Eventually she moved on from that rough time . And she hoped her husband could also move on from his job disappointments if she gave him time and space. But she wasn’t just thinking about him. She also wanted to learn from the experience and grow herself. From the very first day, she started writing about it. What started as a journal turned into the book. Even before it was published, she knew she had struck a nerve. An excerpt published last summer in The New York Times’s Modern Love column drew so many comments (most of them sympathetic to her) that the paper had to temporarily shut down the comments section. It remained the top-searched piece on the site for many weeks afterwards. “I heard from a lot of married people who said, ‘This is what is going on in my marriage’ and spilling their guts,” she said.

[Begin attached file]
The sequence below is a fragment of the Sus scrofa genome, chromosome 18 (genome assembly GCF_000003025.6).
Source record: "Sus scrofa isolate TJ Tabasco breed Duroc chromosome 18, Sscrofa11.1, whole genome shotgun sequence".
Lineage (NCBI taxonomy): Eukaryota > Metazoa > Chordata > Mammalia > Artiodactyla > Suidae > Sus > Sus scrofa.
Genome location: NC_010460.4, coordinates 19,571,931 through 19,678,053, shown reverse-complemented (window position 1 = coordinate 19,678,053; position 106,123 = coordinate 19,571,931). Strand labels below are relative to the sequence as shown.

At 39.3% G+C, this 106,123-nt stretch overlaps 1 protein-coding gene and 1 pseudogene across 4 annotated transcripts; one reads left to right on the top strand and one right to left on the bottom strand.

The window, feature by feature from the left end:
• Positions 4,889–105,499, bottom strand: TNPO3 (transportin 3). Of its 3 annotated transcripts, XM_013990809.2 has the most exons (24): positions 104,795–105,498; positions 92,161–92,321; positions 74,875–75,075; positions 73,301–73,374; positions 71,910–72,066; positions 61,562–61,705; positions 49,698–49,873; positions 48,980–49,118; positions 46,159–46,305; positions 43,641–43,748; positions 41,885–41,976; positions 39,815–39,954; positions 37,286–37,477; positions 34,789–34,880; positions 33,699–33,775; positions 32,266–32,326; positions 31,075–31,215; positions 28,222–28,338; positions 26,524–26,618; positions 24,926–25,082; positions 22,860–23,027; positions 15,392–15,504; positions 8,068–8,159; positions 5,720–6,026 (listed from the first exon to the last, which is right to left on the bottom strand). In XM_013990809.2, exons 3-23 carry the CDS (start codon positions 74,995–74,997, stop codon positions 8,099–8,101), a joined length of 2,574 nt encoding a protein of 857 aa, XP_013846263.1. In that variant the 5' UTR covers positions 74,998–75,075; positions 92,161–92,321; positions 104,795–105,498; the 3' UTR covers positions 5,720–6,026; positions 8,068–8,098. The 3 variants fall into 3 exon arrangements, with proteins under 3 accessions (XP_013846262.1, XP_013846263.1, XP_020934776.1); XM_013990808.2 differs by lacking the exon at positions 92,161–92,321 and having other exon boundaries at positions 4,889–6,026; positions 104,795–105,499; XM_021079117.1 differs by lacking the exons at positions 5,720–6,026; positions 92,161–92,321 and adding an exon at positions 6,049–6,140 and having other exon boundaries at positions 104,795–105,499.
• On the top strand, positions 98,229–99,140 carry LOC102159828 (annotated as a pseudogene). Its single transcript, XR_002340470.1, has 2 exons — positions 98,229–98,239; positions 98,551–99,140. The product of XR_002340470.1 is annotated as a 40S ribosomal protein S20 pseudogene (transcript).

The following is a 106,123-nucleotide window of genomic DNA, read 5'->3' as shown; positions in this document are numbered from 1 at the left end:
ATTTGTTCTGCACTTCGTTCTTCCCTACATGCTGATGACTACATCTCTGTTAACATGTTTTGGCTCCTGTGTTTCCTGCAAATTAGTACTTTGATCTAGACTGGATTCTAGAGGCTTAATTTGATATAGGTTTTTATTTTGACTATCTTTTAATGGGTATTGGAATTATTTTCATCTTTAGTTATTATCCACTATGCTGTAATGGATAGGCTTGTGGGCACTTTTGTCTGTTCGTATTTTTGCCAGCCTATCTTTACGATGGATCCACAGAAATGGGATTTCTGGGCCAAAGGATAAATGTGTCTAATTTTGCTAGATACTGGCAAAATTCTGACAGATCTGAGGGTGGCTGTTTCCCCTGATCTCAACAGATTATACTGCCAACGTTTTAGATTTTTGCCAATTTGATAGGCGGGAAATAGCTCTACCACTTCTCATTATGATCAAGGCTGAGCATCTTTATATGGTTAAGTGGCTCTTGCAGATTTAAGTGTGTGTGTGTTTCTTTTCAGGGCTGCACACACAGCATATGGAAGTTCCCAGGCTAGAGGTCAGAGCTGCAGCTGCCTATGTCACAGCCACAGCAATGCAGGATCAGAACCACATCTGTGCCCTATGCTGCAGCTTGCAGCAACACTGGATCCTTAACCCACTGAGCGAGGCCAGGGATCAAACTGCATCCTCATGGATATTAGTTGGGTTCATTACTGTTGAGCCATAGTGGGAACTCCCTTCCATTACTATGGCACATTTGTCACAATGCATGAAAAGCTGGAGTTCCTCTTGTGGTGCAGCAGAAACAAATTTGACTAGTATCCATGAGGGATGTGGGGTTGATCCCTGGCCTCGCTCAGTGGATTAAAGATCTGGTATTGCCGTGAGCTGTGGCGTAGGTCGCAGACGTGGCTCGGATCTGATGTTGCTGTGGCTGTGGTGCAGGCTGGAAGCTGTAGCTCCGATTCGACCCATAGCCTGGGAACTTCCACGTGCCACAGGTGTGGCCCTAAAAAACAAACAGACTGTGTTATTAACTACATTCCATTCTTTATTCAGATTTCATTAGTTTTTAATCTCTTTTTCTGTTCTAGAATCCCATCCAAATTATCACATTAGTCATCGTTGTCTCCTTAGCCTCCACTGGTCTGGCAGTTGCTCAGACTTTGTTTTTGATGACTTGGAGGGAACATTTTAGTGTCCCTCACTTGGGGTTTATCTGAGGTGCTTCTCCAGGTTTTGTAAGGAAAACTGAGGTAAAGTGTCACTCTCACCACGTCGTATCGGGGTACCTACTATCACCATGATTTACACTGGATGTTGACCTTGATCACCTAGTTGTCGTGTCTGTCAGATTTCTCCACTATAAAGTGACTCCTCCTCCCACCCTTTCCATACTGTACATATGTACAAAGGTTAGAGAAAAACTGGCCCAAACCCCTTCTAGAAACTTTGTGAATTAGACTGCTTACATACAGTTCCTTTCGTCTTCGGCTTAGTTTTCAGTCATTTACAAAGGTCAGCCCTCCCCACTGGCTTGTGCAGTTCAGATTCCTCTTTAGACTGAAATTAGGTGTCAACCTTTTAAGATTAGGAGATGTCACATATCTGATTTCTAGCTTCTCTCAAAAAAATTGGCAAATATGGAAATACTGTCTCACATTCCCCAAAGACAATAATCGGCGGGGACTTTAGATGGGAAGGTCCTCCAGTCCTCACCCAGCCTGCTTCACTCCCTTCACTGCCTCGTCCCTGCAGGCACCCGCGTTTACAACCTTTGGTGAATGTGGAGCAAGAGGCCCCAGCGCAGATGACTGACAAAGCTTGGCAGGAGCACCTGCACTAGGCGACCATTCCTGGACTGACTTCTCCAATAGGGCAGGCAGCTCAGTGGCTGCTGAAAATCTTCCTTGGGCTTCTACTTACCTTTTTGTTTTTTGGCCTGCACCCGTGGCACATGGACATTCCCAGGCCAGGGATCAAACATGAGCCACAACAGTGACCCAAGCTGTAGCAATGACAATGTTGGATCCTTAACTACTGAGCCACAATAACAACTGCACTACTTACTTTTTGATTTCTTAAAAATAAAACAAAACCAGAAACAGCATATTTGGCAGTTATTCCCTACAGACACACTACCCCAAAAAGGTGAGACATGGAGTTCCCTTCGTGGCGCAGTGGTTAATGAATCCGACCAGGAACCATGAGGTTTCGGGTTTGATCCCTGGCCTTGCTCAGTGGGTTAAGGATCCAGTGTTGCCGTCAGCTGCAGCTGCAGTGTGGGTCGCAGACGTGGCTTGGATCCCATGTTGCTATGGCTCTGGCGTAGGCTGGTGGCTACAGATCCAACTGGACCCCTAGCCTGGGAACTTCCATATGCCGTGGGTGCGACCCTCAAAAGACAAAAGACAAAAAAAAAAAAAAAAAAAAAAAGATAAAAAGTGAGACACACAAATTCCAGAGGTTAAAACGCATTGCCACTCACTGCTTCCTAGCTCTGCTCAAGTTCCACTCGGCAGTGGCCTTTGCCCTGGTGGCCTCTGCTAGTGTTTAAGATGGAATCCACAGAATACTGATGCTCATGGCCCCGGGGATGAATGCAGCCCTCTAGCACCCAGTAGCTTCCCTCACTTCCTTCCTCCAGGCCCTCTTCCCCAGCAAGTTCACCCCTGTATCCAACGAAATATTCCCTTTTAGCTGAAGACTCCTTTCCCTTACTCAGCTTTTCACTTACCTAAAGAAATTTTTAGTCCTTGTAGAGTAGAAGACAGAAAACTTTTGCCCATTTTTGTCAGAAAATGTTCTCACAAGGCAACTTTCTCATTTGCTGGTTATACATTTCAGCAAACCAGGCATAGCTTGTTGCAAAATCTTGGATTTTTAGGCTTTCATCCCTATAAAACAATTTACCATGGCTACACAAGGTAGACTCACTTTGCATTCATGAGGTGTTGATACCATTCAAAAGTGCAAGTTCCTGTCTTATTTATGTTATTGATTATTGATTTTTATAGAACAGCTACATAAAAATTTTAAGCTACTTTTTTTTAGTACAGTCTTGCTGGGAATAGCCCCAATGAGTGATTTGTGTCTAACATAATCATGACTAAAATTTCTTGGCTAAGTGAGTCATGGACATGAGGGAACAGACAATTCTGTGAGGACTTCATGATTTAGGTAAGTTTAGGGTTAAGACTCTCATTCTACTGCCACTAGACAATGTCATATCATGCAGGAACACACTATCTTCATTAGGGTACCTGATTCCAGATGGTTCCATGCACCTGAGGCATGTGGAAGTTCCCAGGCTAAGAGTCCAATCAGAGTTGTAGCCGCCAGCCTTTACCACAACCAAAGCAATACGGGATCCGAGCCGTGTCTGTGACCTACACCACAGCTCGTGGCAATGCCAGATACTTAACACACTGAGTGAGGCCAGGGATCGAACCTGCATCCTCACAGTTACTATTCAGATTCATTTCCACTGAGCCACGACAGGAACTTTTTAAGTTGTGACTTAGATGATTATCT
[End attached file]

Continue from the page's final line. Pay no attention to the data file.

Her story also impressed people who study marriage like Virginia Rutter, a sociologist at Framingham State College in Massachusetts. “What I love about her story is that she could look at her situation and say, ‘He feels this way today, but that doesn’t change my commitment to him and this relationship.’ ” Because Munson understood the root of her husband’s unhappiness, she was able to continue nurturing her family while he worked on it—even though there were many nights when she didn’t know where he was or when he would come home. “Munson makes a cultural intervention,” Rutter says. “She’s offering a model of being able to say, ‘I’m going to stay committed to my relationship. Maybe not forever, but I’m going to give this time. I’m going to test it out.’ She understood that this was a different type of crisis. Sometimes the issue is a personal problem and she allows him the space to do something about his personal problem.”